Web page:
Many companies allow staff to work from home for one or more days per week. Most of these workers operate from home using a computer, phone and/or other communication tools.
As home workers rely on a computer and other communications technology, they fall within the scope of Collective Bargaining Agreement (“CBA”) No. 85 of 9 November 2005 with regard to telework (Collectieve arbeidsovereenkomst nr. 85 van 9 november 2005 betreffende het telewerk/Convention collective de travail n° 85 du 9 novembre 2005 concernant le télétravail).
Telework is an organisational form for performing work, that relies on information technology in the context of an employment contract in which work which could also be performed at the employer’s premises is carried out away from those premises on a regular basis.
This requires that specific mandatory provisions have to be incorporated into the employment contract. This must be done, at the latest, by the moment when the telework actually starts.
These mandatory provisions relate to:
- the frequency of telework and the possible days on which telework is performed and on which the employee is supposed to work at the employer’s premises;
- the moments or periods during which the teleworker can be reached and by which means;
- the circumstances in which the teleworker can request technical support;
- the rules according to which the employer reimburses or pays the home worker’s expenses;
- the conditions and rules with regard to the employee’s return to the employer’s premises, the notification period and/or the duration of telework and how this duration can be extended.
In addition to these mandatory provisions, the employer is also responsible for taking the appropriate steps to ensure the protection of data used and processed by the teleworker for professional purposes. The employer should inform the teleworker of all relevant legislation and company rules concerning data protection.
If there is no written agreement on telework, the teleworker has the right to perform his/her activities on the premises of the employer or return to these premises at the moment of his/her own choosing. There is no other specific civil penalty.
In addition, Article 56 of the Law of 5 December 1968 with respect to Collective Bargaining Agreements and Joint Committees (Wet van 5 december 1968 betreffende de collectieve arbeidsovereenkomsten en de paritaire comités/Loi du 5 décembre 1968 sur les conventions collectives de travail et les commissions paritaires) provides that an employer who commits an offence against a generally binding CBA can be punished with, until 1 July 2013, a prison sentence from 8 days up to 1 month and with a fine between EUR 143 and EUR 2,750 (per infringement), or with one of those sanctions only. As of 1 July 2013, these sanctions will be replaced by an administrative fine between EUR 60 and EUR 600 per employee, pursuant to Article 189 of the Social Penal Code (Sociaal strafwetboek/Code pénal social).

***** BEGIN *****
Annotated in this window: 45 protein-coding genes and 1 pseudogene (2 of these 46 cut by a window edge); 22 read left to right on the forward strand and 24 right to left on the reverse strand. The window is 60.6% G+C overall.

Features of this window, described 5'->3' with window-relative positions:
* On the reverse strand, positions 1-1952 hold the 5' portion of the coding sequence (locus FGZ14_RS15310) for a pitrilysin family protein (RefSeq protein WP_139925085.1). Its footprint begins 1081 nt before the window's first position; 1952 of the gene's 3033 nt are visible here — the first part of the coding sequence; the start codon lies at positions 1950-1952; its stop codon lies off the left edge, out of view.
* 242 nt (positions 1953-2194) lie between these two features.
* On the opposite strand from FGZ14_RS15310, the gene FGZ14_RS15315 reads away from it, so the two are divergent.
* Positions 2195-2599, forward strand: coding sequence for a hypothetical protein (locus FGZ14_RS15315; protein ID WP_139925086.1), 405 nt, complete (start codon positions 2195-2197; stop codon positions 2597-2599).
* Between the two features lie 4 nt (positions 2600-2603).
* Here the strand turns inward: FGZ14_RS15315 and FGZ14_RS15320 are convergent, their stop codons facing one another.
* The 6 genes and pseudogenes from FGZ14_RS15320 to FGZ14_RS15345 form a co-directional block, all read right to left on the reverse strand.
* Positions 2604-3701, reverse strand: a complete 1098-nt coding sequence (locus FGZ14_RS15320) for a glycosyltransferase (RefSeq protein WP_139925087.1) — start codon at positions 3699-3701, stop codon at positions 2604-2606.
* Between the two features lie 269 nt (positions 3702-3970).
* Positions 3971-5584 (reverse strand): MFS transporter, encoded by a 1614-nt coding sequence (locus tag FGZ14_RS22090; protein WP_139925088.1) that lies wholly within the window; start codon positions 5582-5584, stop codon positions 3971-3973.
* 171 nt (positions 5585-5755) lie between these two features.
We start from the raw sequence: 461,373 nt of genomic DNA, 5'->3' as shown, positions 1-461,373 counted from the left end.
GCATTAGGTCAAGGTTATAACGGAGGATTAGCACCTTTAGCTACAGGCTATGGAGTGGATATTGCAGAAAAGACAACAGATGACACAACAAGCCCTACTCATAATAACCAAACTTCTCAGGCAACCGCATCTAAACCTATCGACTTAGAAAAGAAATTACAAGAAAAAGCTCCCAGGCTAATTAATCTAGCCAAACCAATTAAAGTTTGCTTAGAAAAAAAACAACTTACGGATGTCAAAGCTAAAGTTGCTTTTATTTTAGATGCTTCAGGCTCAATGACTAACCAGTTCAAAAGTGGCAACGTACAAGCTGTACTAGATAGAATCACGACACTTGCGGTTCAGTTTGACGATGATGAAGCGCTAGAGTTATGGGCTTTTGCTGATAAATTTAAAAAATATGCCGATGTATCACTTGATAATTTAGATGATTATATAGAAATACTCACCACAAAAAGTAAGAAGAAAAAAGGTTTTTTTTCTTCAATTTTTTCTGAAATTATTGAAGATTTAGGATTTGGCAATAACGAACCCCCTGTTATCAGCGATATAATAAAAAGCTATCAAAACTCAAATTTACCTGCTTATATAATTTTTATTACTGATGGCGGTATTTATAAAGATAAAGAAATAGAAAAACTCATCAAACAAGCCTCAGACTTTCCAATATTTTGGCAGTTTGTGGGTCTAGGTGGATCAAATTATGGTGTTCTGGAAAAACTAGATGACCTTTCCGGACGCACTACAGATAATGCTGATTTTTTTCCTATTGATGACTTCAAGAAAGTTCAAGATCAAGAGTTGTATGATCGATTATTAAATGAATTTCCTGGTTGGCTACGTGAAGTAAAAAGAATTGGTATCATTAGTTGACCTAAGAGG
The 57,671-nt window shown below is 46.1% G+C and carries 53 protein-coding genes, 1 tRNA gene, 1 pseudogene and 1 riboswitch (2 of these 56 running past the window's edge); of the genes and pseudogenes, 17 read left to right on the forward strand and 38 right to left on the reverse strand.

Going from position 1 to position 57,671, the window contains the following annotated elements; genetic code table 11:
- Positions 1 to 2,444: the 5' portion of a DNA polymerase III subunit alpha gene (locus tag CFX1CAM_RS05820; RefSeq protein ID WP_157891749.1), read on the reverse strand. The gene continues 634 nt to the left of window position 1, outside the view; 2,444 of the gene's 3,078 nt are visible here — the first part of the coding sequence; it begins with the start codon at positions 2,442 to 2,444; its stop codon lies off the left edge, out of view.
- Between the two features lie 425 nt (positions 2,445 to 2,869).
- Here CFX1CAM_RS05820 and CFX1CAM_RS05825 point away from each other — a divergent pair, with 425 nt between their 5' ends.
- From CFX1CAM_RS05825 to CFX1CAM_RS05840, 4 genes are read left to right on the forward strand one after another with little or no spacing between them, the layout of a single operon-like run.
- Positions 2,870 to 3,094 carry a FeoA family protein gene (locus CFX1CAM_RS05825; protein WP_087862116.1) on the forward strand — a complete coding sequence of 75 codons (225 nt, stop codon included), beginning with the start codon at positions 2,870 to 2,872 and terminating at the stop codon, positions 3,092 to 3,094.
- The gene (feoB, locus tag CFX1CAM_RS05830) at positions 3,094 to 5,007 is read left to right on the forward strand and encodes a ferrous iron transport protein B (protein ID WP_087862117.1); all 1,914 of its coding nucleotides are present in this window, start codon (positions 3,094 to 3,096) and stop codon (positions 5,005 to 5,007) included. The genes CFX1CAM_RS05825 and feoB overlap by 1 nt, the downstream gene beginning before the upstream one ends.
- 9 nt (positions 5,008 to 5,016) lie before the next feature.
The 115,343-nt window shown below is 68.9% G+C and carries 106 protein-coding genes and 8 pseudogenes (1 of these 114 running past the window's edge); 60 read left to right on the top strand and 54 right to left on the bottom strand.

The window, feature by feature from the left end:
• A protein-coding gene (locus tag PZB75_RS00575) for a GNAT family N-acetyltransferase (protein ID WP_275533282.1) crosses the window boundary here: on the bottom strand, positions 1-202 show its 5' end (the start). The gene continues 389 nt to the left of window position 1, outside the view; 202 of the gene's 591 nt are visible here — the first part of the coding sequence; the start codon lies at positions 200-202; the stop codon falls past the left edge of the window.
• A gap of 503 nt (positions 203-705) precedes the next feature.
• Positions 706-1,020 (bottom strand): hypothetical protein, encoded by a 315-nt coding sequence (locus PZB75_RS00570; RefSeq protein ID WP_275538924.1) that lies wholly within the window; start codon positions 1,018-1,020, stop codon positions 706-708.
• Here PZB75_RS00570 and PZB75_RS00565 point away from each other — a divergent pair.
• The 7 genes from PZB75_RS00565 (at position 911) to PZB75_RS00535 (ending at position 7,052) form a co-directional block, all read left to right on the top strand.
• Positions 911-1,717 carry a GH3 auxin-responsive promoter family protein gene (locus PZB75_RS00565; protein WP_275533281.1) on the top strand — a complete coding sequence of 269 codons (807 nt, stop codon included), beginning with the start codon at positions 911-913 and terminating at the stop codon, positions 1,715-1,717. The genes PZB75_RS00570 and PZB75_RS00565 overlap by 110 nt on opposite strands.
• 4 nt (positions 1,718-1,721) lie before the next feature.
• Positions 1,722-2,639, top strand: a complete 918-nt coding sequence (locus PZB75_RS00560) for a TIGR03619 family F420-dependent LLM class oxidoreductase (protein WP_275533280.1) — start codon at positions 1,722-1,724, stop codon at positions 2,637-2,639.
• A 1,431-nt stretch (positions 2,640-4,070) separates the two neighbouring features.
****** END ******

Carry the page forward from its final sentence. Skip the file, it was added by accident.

Moreover, a failure to establish in writing the terms of the telework can lead to disputes with staff, the insurance company and even the department of Social Inspection.
- If the frequency and timing of telework is not defined, this may become problematic where the employee has an accident at home. The question will arise whether this accident qualifies as a work accident or as an accident during the private time of the employee. The employer could avoid such issues by opting for a 24/7 insurance policy with the insurance company.
- The employer is responsible for providing, installing and maintaining the equipment necessary for regular telework unless the teleworker uses his/her own equipment. In the latter case, the employer should compensate for the costs directly caused by the telework. If no such compensation is foreseen, the teleworker can claim adequate compensation, which in turn can lead to protracted discussions in the absence of a written agreement. If no compensation is foreseen, a forfeited amount of 10% of the remuneration is due, except if the employee is able to prove higher costs.
- If the employer does provide for compensation for the costs associated with telework by way of a monthly lump sum, the employer has to make sure that this amount is in line with the administrative instructions of the National Social Security Office (RSZ/ONSS). In these instructions a lump sum cost allowance of up to 10% of the gross remuneration (limited to the part corresponding to the telework) is accepted. Above this amount, the employer has to prove that the allowance is justified. However, the Social Inspection might challenge the payment of “costs for telework” in case there is no formal agreement on telework that provides for the cost allowance. This could lead to a re-qualification of the costs into remuneration, which, in turn, could result in additional costs for the employer.
A company grants a lump sum cost allowance of EUR 200/month for telework to 10 employees. The department of Social Inspection challenges the nature of this allowance as no formal contract on telework was concluded detailing the amount and extent of the cost allowance.
Social security risk = [(EUR 200 x 10 employees x 12 months) x 48.07% x 3 years] + 10% lump sum penalty = EUR 38,071.44 + interests + possible criminal sanctions